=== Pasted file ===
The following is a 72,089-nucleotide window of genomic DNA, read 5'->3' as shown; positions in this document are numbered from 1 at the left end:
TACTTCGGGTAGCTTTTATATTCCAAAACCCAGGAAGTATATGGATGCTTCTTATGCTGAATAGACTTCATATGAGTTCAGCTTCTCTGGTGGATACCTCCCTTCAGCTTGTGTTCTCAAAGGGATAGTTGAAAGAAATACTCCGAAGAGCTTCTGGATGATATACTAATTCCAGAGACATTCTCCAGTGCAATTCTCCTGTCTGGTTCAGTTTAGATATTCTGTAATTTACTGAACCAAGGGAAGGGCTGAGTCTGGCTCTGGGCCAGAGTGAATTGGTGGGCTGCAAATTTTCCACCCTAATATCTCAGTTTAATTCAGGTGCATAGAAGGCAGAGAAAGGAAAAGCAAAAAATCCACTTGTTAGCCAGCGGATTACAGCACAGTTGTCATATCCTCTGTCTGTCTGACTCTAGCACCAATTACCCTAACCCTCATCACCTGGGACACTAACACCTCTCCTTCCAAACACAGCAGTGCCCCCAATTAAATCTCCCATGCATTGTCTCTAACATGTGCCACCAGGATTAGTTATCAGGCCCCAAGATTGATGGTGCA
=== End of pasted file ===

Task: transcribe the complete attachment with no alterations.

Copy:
The following is a 72,089-nucleotide window of genomic DNA, read 5'->3' as shown; positions in this document are numbered from 1 at the left end:
TACTTCGGGTAGCTTTTATATTCCAAAACCCAGGAAGTATATGGATGCTTCTTATGCTGAATAGACTTCATATGAGTTCAGCTTCTCTGGTGGATACCTCCCTTCAGCTTGTGTTCTCAAAGGGATAGTTGAAAGAAATACTCCGAAGAGCTTCTGGATGATATACTAATTCCAGAGACATTCTCCAGTGCAATTCTCCTGTCTGGTTCAGTTTAGATATTCTGTAATTTACTGAACCAAGGGAAGGGCTGAGTCTGGCTCTGGGCCAGAGTGAATTGGTGGGCTGCAAATTTTCCACCCTAATATCTCAGTTTAATTCAGGTGCATAGAAGGCAGAGAAAGGAAAAGCAAAAAATCCACTTGTTAGCCAGCGGATTACAGCACAGTTGTCATATCCTCTGTCTGTCTGACTCTAGCACCAATTACCCTAACCCTCATCACCTGGGACACTAACACCTCTCCTTCCAAACACAGCAGTGCCCCCAATTAAATCTCCCATGCATTGTCTCTAACATGTGCCACCAGGATTAGTTATCAGGCCCCAAGATTGATGGTGCA